=ISERROR(D2) Alternatively, we can select the target cell F2 and click FormulasMore FunctionsInformationISERROR to apply the function using the option in the Formulas Tab. This action will open the Function Arguments window.  Now fill the Value field with the required cell address, D2, in the Function Arguments window. And once we click OK in the Function Arguments window, the ISERROR() gets executed in the target cell F2. 2. Drag the fill handle downwards to copy the formula in cells F3:F6. In the above ISERROR Excel function example, the input for the ISERROR() in column F cells is the corresponding column D cell address. And the function returns TRUE for the error values in cells D2, D3, D5, and D6. On the other hand, the product of the row 4 values, 40 and 20, is 800 and not an error value. So the ISERROR() output in the target cell D4 is FALSE.

### Examples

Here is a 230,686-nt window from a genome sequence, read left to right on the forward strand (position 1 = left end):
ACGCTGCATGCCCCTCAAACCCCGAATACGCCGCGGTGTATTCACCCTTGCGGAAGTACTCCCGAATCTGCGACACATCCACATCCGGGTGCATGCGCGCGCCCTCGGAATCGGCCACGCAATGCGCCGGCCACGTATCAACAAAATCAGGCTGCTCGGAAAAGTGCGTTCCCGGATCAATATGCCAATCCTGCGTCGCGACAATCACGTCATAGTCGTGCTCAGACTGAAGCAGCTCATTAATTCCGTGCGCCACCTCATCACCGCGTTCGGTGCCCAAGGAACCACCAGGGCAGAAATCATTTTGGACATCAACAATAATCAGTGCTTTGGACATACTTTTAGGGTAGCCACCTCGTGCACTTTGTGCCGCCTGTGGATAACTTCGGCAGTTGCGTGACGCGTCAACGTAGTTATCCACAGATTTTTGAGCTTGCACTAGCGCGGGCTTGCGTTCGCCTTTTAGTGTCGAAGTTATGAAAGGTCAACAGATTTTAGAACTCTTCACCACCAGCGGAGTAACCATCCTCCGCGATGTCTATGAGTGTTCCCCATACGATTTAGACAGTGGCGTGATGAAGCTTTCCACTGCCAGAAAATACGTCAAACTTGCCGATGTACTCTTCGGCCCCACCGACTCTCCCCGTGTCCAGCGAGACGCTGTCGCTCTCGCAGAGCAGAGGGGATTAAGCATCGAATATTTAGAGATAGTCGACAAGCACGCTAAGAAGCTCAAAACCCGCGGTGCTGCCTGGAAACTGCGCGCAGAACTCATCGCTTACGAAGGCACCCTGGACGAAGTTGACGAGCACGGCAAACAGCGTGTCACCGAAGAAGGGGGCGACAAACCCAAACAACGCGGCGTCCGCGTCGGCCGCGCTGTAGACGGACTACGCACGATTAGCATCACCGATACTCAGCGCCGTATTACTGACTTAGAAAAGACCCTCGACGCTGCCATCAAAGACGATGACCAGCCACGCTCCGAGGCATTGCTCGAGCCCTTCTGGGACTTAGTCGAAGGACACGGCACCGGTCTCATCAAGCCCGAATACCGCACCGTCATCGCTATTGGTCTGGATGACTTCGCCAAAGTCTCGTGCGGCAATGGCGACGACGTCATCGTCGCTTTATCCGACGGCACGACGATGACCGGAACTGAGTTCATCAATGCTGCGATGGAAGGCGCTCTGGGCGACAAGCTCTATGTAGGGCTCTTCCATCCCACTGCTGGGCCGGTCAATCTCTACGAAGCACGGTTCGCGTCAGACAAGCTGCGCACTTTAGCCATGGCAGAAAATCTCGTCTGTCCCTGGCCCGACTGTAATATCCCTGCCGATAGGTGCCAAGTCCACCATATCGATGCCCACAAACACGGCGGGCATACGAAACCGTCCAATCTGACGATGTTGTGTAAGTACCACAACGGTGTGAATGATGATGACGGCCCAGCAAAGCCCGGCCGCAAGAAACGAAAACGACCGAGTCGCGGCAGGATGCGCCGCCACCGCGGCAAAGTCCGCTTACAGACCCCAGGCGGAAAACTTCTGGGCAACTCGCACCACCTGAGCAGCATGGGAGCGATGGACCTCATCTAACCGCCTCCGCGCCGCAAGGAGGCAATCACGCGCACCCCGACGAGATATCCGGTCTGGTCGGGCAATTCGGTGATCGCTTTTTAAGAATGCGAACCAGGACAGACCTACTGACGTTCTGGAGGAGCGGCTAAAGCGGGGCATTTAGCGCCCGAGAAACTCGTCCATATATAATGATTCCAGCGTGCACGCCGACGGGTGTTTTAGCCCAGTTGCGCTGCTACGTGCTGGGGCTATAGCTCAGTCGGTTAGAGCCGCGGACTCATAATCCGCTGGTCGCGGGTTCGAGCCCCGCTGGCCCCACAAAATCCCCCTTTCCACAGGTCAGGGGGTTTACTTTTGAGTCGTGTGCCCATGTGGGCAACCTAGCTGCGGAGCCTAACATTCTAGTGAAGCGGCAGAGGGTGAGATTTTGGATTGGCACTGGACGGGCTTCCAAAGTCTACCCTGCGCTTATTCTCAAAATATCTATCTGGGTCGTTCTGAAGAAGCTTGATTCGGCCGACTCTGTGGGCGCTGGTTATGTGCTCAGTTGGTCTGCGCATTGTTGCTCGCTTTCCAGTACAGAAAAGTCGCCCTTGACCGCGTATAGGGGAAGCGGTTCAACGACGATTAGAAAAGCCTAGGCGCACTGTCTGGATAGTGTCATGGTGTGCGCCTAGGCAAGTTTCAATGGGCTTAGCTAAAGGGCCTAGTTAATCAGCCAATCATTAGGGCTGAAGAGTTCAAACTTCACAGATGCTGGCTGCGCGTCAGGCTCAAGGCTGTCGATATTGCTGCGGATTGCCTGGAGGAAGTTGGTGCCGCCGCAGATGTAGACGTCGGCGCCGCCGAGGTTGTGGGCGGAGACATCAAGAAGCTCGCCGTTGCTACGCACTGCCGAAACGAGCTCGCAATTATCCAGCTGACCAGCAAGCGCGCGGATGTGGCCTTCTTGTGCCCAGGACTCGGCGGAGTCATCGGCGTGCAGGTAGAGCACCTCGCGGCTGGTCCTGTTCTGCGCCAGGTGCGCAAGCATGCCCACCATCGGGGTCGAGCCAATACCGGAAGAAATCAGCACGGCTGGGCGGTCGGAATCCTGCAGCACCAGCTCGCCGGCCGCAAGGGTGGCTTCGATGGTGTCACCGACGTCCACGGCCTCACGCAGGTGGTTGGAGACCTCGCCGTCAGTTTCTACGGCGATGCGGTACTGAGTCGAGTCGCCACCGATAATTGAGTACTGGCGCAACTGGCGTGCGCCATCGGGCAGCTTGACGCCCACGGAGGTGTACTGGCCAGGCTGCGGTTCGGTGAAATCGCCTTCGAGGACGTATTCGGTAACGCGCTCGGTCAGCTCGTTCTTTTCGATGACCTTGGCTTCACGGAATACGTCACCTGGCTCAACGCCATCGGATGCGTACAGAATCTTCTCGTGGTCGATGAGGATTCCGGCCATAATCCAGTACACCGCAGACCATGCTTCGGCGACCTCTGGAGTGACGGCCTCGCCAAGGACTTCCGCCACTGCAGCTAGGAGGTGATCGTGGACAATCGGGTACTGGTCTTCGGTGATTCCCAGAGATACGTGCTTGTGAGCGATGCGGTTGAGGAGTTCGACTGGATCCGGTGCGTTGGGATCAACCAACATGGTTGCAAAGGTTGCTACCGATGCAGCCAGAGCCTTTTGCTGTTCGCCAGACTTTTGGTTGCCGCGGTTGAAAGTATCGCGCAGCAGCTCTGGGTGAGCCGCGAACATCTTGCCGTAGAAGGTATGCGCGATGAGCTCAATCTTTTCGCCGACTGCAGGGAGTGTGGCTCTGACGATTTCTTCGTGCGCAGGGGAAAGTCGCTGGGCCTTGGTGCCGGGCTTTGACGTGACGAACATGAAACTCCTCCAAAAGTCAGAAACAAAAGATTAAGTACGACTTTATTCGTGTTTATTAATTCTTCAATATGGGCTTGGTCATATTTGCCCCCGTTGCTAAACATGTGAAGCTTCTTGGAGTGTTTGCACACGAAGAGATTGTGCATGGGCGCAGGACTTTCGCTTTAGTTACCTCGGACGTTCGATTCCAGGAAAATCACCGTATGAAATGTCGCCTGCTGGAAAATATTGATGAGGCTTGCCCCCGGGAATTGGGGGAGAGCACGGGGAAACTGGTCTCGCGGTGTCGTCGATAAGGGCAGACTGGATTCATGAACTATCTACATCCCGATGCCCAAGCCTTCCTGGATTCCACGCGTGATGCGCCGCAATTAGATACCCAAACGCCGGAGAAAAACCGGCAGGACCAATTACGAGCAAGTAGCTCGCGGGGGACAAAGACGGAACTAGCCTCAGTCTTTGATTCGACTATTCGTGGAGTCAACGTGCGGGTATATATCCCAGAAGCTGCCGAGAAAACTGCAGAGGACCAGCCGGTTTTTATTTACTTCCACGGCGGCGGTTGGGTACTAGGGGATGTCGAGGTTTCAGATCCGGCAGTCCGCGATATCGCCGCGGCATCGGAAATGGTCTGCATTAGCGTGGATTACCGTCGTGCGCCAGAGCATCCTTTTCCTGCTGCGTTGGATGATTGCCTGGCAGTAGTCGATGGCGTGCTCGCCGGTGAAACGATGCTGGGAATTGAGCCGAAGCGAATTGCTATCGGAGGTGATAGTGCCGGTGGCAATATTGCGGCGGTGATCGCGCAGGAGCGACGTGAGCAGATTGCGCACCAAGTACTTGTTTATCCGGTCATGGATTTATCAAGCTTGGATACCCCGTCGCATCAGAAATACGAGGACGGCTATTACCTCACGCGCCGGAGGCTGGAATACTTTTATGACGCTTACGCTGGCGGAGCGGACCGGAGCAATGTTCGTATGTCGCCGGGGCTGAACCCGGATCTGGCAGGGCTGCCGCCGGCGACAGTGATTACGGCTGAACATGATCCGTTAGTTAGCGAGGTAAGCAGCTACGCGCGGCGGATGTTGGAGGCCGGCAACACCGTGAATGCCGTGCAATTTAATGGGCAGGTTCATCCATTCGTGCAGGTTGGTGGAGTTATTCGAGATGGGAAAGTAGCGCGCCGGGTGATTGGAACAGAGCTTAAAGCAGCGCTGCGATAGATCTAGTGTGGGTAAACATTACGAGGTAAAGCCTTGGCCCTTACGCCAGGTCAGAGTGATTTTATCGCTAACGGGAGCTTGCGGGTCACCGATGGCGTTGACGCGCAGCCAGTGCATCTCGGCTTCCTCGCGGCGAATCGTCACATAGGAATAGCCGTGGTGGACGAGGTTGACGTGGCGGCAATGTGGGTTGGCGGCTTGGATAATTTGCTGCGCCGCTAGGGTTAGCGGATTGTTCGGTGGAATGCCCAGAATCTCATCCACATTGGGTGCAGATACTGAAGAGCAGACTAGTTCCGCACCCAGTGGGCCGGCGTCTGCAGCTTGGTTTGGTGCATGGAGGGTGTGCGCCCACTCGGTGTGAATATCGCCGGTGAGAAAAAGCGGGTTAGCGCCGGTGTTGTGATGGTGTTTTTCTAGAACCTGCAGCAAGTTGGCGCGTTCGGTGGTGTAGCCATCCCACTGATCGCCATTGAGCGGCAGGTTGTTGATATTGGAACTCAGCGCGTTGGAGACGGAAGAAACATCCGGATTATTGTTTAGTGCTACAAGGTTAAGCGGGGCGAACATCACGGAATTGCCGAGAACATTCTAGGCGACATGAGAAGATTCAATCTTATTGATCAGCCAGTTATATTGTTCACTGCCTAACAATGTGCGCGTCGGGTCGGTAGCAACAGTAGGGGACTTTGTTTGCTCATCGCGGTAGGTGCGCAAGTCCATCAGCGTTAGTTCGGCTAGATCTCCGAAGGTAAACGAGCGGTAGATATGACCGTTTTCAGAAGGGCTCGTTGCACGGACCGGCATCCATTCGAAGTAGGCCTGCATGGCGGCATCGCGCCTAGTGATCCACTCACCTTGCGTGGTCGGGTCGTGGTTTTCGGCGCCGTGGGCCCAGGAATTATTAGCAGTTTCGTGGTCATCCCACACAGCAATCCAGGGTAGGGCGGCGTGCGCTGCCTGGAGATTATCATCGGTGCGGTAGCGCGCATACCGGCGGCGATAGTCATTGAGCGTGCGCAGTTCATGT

The below examples show how you can apply the function properly to avoid the scenario of the ISERROR Excel function not working.

#### Example #1

This example shows how to apply the ISERROR Excel function with IF() to achieve the desired results.

Consider the following table. It contains the cost details of an inventory.

Suppose we must determine the number of units ordered in column C, based on the cost information available in columns A and B, knowing that the source data has issues. Then we can use the ISERROR Excel function with IF() to display the required data in column C and highlight the target cells with data issues.

• Step 1: Select the target cell C2, enter the following IF() containing the ISERROR(), and press Enter.

=IF(ISERROR(A2/B2),”Data Issue”,A2/B2)

• Step 2: Drag the fill handle downwards to copy the formula in cells C3:C10.